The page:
Garages are notorious dumping grounds for things you used to use, thought you might use, or didn’t know where to put. It's an everyday eyesore, the door you slide past while giving friends the grand tour of your home: “Ohhh, that’s just the garage.” The financial implications of the wasted space and money spent on dormant objects, amount to a crying shame.
When it comes to making time to get organized, let’s face it, it can be hard to get motivated. As much as we crave order, there always seem to be much more valuable uses of our time. Digging through piles, closets and shelves filled with old stuff you haven’t looked at (or used) in years takes time, energy and focus.
You know what’s great about summer? Time. The days stretch, the kids don’t have homework, and the sun stays out till 9:00pm. We’re more relaxed, have more energy and more time to spare.
This summer think about using the extra time on your hands to finally declutter — to rid yourself of all the stuff weighing you down, getting in your way, and stealing your energy. Tackle just one category at a time- papers, email, supplies, books and digital files, and don’t feel obliged to do everything. Decluttering even ONE category of items will pay huge dividends is freed up space, time and energy.
Here are 4 steps to successfully decluttering:
First, define your treasures. Before getting rid of anything, consider your work goals and roles to assess what items will help you and those that won’t. When facingintimidating piles and drawers., ask yourself—if all this were gone tomorrow, what would I miss? Write down the list that comes to mind (e.g. original signed contracts, key contact info, handwritten notes) on a big sticky note, and post that on the wall of the area you are about to declutter. This will guide you in separating treasure from trash.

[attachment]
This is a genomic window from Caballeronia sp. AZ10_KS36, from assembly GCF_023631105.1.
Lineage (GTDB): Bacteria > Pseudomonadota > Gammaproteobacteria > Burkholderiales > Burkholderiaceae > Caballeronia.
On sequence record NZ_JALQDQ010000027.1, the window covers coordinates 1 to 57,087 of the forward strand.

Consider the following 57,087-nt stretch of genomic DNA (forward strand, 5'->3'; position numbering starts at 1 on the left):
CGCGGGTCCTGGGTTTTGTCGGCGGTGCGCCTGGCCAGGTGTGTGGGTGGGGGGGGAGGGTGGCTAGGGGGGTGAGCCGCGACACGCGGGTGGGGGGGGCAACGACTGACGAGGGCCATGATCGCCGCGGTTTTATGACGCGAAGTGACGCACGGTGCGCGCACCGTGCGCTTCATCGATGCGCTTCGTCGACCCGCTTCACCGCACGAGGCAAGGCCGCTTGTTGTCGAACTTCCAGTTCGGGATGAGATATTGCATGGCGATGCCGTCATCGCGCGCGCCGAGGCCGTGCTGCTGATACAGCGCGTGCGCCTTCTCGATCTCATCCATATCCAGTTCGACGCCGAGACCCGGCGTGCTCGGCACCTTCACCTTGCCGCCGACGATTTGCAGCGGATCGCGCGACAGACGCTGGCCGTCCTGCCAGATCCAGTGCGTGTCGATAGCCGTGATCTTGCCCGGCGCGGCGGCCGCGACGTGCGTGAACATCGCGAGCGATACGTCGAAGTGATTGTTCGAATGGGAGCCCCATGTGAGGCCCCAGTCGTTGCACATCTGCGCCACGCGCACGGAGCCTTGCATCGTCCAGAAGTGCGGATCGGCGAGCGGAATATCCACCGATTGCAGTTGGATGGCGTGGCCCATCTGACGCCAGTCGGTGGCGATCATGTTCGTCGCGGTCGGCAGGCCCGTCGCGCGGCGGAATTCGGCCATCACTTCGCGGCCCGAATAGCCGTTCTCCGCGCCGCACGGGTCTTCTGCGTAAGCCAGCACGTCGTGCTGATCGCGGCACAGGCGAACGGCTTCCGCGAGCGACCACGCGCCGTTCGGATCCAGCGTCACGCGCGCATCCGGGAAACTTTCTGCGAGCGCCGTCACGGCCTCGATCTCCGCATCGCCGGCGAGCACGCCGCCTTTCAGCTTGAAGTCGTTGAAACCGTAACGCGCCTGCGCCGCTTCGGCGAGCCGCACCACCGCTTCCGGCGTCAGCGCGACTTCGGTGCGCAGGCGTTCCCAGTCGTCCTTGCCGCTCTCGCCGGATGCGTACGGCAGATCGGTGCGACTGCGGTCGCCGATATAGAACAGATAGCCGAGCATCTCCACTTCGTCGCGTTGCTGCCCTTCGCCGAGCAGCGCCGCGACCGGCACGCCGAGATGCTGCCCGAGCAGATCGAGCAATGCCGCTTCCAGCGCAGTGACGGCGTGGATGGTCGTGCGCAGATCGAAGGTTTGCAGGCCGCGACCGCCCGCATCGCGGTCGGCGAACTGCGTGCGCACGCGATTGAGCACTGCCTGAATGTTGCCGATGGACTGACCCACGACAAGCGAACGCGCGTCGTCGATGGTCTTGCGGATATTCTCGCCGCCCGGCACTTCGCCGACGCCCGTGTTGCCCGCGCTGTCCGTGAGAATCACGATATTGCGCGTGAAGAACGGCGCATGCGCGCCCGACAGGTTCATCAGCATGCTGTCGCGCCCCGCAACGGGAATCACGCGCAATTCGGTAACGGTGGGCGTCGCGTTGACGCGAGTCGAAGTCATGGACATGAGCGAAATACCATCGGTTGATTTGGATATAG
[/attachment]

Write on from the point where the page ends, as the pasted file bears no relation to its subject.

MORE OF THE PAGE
Create a No-Brainer Toss List. Minimize the number of decisions you have to make by creating guidelines for stuff you don’t have to think twice before shedding. Immediately chuck old manuals & reports that have since been updated, documents that someone else has the original of, and you can replace if necessary, printouts from the web, out of date information, duplicates, etc.
Check retention guidelines. Going through your legal files? Call your lawyer. Old payroll? Ring the accountant. Remember that 80% of what we file we never look at again. So be sure that it’s necessary for you to keep anything and everything that will take up valuable space in your file drawer. Don’t save things you “might” need someday if they are easily replaced.
Aim for a radical release. Once you’ve separated the treasures from trash…get the trash OUT. If you have objects to donate, arrange delivery to a charity. If you have large volumes of papers to shred, don’t let them sit around for months cluttering up your space (and messing with your mental clarity). You should be able to measure the space gained in pounds (removed 100 pounds of excess supplies from the storage closet)—or inches (removed 50 inches of files…).
The ultimate payoff? Clarity, “lightness of being,” and an energized space that brings out your most authentic, engaged, professional self.